Good news, caffeine addicts, according to National Geographic, a new study has found that drinking two to three cups of coffee per day may make you live longer, regardless of whether or not it’s caffeinated.
What This Means
These additional two or three cups of coffee may lower your risks of contracting certain diseases over those who drink fewer cups or don’t drink any coffee at all. This study, said to be the largest study ever conducted about the health implications of drinking coffee, followed more than 500,000 people in 10 European countries over the course of 16 years.
At the completion of the study, Catherine spoke with Marc Gunter, epidemiologist and study leader, who heads the nutrition and metabolism section of the International Agency for Research Center in Lyon France. He concluded from his study that, compared to people who never or rarely consume coffee, those who drink coffee have healthier livers and circulatory systems, and additionally show lower inflammation levels.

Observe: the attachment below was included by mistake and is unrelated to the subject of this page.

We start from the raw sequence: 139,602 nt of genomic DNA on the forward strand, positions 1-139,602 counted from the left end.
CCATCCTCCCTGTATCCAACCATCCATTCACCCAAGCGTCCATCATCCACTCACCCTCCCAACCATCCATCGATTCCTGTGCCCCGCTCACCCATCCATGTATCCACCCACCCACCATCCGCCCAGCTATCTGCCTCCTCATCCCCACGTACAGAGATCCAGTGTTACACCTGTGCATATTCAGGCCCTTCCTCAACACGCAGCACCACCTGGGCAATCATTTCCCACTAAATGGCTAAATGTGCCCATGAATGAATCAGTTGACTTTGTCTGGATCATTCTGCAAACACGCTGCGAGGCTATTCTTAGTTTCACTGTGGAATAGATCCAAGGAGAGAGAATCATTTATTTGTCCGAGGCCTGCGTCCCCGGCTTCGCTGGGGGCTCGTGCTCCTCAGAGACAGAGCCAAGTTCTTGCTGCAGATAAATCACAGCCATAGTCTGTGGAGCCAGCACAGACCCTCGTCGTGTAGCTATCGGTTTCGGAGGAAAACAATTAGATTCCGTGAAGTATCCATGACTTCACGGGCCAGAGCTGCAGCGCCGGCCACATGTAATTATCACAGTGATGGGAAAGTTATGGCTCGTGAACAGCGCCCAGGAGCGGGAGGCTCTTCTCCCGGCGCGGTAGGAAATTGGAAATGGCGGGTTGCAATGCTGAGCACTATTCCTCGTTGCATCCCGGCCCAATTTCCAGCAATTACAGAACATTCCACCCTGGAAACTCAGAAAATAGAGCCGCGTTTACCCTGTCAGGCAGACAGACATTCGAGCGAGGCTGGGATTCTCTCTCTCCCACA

“Higher coffee consumption was associated with a reduced risk of death from any cause,” Gunter added. These causes include circulatory and digestive diseases.
Prior to Gunter’s study, there was an established link between coffee drinking and a greater immunity to specific illnesses. Now, thanks to Gunter’s work, we have more substantial evidence that coffee does make you healthier. Gunter calls “this digestive relationship, which was strongest for liver disease deaths, is particularly striking.”
For Gunter, the next step in this study is to analyze the chemical composition of coffee to decipher exactly what makes coffee a beneficial beverage. “So he’s going back to his research,” Catherine writes, “and the rest of us, it appears, should be going back for refills.
In the meantime, while you wait for Gunter to make new coffee developments, take advantage of what his study has found and drink a few cups of coffee per day. We have so many selections for you to choose from that it’ll be an easy feat.